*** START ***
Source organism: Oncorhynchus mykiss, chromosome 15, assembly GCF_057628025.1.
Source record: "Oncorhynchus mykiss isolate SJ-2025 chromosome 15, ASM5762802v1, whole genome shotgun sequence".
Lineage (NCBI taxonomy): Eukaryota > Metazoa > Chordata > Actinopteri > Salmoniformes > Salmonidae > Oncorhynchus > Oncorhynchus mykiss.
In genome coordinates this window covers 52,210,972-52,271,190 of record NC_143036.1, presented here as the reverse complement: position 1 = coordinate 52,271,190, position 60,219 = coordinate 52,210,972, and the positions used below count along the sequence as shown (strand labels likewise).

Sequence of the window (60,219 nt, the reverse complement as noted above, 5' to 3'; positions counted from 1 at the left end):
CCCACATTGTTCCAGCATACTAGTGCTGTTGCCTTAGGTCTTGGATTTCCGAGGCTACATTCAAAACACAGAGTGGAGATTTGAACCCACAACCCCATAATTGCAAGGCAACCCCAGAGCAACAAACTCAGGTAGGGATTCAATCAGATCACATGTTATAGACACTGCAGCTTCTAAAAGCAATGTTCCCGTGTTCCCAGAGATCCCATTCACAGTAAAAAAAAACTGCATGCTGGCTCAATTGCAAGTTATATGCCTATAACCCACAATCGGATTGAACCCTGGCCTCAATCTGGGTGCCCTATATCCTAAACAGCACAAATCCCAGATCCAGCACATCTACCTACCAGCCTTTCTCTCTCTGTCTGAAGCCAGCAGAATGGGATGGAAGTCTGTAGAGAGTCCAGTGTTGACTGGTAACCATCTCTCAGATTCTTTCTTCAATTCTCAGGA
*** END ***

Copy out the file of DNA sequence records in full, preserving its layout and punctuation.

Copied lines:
Source organism: Oncorhynchus mykiss, chromosome 15, assembly GCF_057628025.1.
Source record: "Oncorhynchus mykiss isolate SJ-2025 chromosome 15, ASM5762802v1, whole genome shotgun sequence".
Lineage (NCBI taxonomy): Eukaryota > Metazoa > Chordata > Actinopteri > Salmoniformes > Salmonidae > Oncorhynchus > Oncorhynchus mykiss.
In genome coordinates this window covers 52,210,972-52,271,190 of record NC_143036.1, presented here as the reverse complement: position 1 = coordinate 52,271,190, position 60,219 = coordinate 52,210,972, and the positions used below count along the sequence as shown (strand labels likewise).

Sequence of the window (60,219 nt, the reverse complement as noted above, 5' to 3'; positions counted from 1 at the left end):
CCCACATTGTTCCAGCATACTAGTGCTGTTGCCTTAGGTCTTGGATTTCCGAGGCTACATTCAAAACACAGAGTGGAGATTTGAACCCACAACCCCATAATTGCAAGGCAACCCCAGAGCAACAAACTCAGGTAGGGATTCAATCAGATCACATGTTATAGACACTGCAGCTTCTAAAAGCAATGTTCCCGTGTTCCCAGAGATCCCATTCACAGTAAAAAAAAACTGCATGCTGGCTCAATTGCAAGTTATATGCCTATAACCCACAATCGGATTGAACCCTGGCCTCAATCTGGGTGCCCTATATCCTAAACAGCACAAATCCCAGATCCAGCACATCTACCTACCAGCCTTTCTCTCTCTGTCTGAAGCCAGCAGAATGGGATGGAAGTCTGTAGAGAGTCCAGTGTTGACTGGTAACCATCTCTCAGATTCTTTCTTCAATTCTCAGGA